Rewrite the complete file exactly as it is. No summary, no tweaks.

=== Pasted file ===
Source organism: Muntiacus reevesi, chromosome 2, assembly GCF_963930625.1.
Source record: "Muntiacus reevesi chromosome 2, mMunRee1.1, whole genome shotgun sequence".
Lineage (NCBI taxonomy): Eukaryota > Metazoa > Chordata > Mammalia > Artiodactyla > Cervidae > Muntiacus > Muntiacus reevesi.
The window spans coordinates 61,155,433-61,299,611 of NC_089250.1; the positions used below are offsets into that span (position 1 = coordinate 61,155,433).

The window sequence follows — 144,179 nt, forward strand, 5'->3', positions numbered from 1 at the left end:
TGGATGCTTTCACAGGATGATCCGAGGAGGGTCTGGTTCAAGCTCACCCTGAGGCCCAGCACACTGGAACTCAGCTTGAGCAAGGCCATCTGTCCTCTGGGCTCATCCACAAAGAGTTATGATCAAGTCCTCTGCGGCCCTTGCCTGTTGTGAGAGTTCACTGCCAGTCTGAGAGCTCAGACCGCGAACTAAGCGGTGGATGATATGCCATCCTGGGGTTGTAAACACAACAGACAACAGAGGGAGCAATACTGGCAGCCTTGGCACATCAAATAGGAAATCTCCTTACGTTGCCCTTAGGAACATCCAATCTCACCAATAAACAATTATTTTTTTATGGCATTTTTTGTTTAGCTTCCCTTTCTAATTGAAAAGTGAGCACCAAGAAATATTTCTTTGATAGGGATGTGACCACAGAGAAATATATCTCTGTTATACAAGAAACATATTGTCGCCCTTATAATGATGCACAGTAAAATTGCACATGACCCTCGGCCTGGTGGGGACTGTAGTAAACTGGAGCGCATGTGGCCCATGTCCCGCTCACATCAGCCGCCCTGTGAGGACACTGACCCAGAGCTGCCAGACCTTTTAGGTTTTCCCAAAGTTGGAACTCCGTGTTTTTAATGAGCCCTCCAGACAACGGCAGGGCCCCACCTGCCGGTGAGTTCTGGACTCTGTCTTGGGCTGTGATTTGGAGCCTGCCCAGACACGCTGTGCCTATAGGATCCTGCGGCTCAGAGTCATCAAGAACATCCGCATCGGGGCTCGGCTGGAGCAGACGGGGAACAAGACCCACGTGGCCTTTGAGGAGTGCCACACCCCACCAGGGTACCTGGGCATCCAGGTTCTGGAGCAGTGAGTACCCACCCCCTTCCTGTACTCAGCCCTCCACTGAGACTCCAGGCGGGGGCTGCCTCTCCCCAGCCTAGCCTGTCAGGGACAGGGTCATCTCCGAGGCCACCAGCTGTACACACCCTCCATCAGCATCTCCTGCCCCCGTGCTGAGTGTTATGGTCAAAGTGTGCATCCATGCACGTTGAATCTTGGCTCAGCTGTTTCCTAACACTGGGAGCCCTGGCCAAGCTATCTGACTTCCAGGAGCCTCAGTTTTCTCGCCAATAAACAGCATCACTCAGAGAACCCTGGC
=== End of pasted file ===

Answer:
Source organism: Muntiacus reevesi, chromosome 2, assembly GCF_963930625.1.
Source record: "Muntiacus reevesi chromosome 2, mMunRee1.1, whole genome shotgun sequence".
Lineage (NCBI taxonomy): Eukaryota > Metazoa > Chordata > Mammalia > Artiodactyla > Cervidae > Muntiacus > Muntiacus reevesi.
The window spans coordinates 61,155,433-61,299,611 of NC_089250.1; the positions used below are offsets into that span (position 1 = coordinate 61,155,433).

The window sequence follows — 144,179 nt, forward strand, 5'->3', positions numbered from 1 at the left end:
TGGATGCTTTCACAGGATGATCCGAGGAGGGTCTGGTTCAAGCTCACCCTGAGGCCCAGCACACTGGAACTCAGCTTGAGCAAGGCCATCTGTCCTCTGGGCTCATCCACAAAGAGTTATGATCAAGTCCTCTGCGGCCCTTGCCTGTTGTGAGAGTTCACTGCCAGTCTGAGAGCTCAGACCGCGAACTAAGCGGTGGATGATATGCCATCCTGGGGTTGTAAACACAACAGACAACAGAGGGAGCAATACTGGCAGCCTTGGCACATCAAATAGGAAATCTCCTTACGTTGCCCTTAGGAACATCCAATCTCACCAATAAACAATTATTTTTTTATGGCATTTTTTGTTTAGCTTCCCTTTCTAATTGAAAAGTGAGCACCAAGAAATATTTCTTTGATAGGGATGTGACCACAGAGAAATATATCTCTGTTATACAAGAAACATATTGTCGCCCTTATAATGATGCACAGTAAAATTGCACATGACCCTCGGCCTGGTGGGGACTGTAGTAAACTGGAGCGCATGTGGCCCATGTCCCGCTCACATCAGCCGCCCTGTGAGGACACTGACCCAGAGCTGCCAGACCTTTTAGGTTTTCCCAAAGTTGGAACTCCGTGTTTTTAATGAGCCCTCCAGACAACGGCAGGGCCCCACCTGCCGGTGAGTTCTGGACTCTGTCTTGGGCTGTGATTTGGAGCCTGCCCAGACACGCTGTGCCTATAGGATCCTGCGGCTCAGAGTCATCAAGAACATCCGCATCGGGGCTCGGCTGGAGCAGACGGGGAACAAGACCCACGTGGCCTTTGAGGAGTGCCACACCCCACCAGGGTACCTGGGCATCCAGGTTCTGGAGCAGTGAGTACCCACCCCCTTCCTGTACTCAGCCCTCCACTGAGACTCCAGGCGGGGGCTGCCTCTCCCCAGCCTAGCCTGTCAGGGACAGGGTCATCTCCGAGGCCACCAGCTGTACACACCCTCCATCAGCATCTCCTGCCCCCGTGCTGAGTGTTATGGTCAAAGTGTGCATCCATGCACGTTGAATCTTGGCTCAGCTGTTTCCTAACACTGGGAGCCCTGGCCAAGCTATCTGACTTCCAGGAGCCTCAGTTTTCTCGCCAATAAACAGCATCACTCAGAGAACCCTGGC